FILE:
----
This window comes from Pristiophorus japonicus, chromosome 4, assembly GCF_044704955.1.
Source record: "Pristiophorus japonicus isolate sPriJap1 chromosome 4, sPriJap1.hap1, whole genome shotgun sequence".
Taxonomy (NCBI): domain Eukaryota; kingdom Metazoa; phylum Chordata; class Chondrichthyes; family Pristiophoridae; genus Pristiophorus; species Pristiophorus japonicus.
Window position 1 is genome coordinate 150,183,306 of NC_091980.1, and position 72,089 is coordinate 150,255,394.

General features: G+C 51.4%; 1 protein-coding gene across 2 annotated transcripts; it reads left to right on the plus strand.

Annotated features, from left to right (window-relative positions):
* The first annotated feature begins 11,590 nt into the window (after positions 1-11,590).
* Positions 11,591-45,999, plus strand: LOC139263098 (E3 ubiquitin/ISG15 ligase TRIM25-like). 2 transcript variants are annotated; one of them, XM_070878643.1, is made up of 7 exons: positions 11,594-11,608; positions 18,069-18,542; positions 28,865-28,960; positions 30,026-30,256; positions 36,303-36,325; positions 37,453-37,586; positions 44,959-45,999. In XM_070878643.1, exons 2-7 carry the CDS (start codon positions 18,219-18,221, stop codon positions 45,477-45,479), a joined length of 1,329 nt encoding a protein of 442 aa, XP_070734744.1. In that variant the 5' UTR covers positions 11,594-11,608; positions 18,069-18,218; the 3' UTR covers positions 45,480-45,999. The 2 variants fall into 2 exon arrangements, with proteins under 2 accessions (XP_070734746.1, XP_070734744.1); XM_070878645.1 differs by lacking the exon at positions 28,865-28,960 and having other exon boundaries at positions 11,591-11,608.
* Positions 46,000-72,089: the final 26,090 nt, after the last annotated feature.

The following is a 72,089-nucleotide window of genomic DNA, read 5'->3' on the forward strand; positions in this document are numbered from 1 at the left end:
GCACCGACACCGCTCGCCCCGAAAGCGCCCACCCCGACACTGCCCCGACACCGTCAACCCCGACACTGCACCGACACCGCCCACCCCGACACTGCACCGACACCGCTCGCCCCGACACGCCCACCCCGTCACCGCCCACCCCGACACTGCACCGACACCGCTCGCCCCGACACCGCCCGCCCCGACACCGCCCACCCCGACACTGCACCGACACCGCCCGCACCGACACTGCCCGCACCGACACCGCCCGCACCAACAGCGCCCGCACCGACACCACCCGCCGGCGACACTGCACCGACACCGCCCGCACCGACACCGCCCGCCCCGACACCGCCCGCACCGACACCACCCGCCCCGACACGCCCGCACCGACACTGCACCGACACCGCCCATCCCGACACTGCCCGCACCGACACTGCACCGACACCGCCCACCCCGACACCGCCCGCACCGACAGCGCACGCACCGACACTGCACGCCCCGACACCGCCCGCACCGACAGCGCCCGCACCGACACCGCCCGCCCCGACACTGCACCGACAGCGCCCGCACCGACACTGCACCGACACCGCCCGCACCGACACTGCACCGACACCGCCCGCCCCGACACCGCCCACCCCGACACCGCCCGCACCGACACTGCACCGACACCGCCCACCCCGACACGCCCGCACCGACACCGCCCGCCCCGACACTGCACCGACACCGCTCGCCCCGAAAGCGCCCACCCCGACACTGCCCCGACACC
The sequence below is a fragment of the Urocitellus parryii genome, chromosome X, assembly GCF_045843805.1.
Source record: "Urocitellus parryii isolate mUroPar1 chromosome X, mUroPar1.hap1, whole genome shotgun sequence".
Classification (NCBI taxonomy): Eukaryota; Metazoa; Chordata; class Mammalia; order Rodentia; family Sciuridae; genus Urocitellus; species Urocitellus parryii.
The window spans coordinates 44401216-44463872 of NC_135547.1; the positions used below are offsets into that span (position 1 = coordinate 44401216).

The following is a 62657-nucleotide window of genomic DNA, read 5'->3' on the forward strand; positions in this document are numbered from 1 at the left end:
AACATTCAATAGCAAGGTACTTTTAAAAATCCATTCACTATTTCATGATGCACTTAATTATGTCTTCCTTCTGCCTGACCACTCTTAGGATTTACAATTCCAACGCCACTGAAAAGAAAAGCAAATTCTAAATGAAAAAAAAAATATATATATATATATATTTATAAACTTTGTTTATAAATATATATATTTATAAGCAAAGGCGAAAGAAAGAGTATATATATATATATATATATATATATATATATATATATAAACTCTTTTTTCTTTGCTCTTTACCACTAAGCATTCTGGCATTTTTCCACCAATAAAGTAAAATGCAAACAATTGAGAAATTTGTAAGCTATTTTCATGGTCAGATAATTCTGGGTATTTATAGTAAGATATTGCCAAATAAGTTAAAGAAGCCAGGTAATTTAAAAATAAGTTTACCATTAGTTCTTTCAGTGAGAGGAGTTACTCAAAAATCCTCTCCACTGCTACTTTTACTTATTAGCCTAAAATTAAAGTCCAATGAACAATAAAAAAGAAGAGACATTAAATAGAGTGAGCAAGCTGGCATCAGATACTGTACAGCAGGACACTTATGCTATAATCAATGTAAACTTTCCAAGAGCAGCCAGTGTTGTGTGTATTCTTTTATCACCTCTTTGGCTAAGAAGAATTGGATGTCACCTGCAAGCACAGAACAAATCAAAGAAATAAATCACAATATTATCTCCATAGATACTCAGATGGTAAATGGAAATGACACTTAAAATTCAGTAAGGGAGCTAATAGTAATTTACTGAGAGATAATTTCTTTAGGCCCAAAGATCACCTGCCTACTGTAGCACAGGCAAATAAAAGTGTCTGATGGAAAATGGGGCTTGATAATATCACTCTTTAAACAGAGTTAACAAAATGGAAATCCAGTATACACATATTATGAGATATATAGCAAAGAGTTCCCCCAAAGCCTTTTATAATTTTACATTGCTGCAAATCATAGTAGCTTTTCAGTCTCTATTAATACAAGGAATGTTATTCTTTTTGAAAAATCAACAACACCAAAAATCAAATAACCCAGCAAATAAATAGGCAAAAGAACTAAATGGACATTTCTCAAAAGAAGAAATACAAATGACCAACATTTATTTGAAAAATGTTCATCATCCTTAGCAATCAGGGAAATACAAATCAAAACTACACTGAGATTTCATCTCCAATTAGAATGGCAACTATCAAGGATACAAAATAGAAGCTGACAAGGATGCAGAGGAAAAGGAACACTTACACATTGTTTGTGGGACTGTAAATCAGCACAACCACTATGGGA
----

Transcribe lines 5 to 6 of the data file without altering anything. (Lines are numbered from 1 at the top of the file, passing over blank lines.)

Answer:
General features: G+C 51.4%; 1 protein-coding gene across 2 annotated transcripts; it reads left to right on the plus strand.

Annotated features, from left to right (window-relative positions):